- Line servicing: "Typically, pipelines are relatively safe since you don't have to repair one unless something acts on it," Karpathy said. "But when you do have to repair one, major costs are involved. Depending on where the pipeline damage occurs, it is not so easy to isolate the problem. You are basically emptying this big long line because you have valves on the end and you can't shut it off in between."
Commingling crude is another major concern that has not received much attention. This scenario could have a direct impact on the production costs. If an operator ties into a common pipeline and has a higher quality crude oil, once it intermingles with the other crude coming in the line, the value of the initial crude drops. The operator could have asked a premium price for crude, whereas now the quality has dropped along with the price.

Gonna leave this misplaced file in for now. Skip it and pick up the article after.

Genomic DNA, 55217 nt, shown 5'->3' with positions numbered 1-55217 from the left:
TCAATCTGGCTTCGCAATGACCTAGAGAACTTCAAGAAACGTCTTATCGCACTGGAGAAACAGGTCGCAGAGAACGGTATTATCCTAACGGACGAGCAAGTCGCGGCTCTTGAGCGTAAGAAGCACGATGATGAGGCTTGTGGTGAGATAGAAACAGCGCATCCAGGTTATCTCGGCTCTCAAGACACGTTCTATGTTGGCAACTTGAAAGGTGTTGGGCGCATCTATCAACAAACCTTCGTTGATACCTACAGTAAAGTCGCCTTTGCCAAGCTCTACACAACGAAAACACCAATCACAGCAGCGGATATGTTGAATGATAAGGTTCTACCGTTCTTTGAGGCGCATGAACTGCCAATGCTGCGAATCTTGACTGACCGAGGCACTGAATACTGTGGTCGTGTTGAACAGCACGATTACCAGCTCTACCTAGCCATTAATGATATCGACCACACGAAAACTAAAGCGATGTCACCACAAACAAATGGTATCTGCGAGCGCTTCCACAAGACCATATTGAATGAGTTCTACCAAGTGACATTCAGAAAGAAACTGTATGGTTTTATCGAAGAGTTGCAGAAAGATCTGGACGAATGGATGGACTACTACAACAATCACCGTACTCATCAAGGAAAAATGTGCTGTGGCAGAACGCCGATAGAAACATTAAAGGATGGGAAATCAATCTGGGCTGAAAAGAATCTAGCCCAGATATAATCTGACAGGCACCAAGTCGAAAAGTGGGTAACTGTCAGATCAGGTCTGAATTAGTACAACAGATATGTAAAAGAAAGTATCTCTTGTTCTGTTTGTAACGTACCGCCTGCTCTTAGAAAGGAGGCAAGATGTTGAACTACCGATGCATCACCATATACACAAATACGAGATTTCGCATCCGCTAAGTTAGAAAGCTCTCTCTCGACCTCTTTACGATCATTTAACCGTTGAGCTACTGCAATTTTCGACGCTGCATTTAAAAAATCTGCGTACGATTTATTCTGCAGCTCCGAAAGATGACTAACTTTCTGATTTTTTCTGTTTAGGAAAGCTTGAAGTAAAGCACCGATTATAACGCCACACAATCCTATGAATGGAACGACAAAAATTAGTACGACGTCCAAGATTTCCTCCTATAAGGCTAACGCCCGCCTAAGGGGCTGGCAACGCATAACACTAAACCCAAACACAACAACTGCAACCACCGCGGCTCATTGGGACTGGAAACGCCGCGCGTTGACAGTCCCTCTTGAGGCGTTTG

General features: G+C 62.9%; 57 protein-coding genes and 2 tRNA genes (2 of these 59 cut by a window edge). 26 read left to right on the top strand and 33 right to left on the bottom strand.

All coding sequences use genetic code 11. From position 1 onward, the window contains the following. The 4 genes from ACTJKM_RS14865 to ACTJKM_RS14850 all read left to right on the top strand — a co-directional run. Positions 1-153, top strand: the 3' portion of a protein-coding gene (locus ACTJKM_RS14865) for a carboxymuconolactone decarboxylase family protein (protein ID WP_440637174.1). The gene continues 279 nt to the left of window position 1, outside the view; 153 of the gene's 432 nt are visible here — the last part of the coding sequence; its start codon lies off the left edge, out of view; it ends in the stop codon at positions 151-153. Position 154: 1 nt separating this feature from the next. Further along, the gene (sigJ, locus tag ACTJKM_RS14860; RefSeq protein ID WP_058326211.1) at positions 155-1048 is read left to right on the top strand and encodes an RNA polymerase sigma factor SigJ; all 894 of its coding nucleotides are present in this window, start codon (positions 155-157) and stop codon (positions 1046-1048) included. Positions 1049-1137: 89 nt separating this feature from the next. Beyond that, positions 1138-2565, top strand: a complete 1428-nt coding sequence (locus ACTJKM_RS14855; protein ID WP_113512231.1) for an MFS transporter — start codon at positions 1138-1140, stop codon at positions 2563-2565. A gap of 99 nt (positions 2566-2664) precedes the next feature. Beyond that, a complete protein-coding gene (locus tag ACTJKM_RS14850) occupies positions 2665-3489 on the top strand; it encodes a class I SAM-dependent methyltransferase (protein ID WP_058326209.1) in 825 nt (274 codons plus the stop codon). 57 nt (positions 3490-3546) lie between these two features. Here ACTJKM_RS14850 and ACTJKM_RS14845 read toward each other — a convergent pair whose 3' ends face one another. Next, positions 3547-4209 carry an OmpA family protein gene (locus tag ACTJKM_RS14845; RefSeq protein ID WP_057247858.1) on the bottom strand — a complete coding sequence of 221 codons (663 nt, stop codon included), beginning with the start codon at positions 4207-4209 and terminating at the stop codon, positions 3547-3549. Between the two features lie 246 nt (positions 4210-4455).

Conversely, if an operator has lower quality crude, a tariff is usually assessed for intermingling the low grades with the higher grades. In addition, with each different tie-in to other pipelines, more tariffs can be charged.
McNeely cited one example where crude going from one point to another resulted in two to three separate tariffs. Thus, the operator pays in either situation. However, when using a shuttle tanker, the quality remains consistent and tariffs can be avoided.
Shuttle tanker option
Shuttle tankers, on the other hand, offer producers the ability to produce from deepwater fields at a potentially lower transportation cost. However, several other factors are involved that can impact the usefulness of the pipeline option. The most important factor is the availability of shuttle tankers in the Gulf of Mexico.
According to McNeely, there are two concerns with regard to availability for shuttle tankers for Gulf of Mexico operations as well as other water bodies with similarly regulated environments:
- "Are there any existing shuttle tankers available to transport the oil? So far, all indications are that there are not, because they are going to have to be US Flag Jones Act OPA 90 compliant tankers.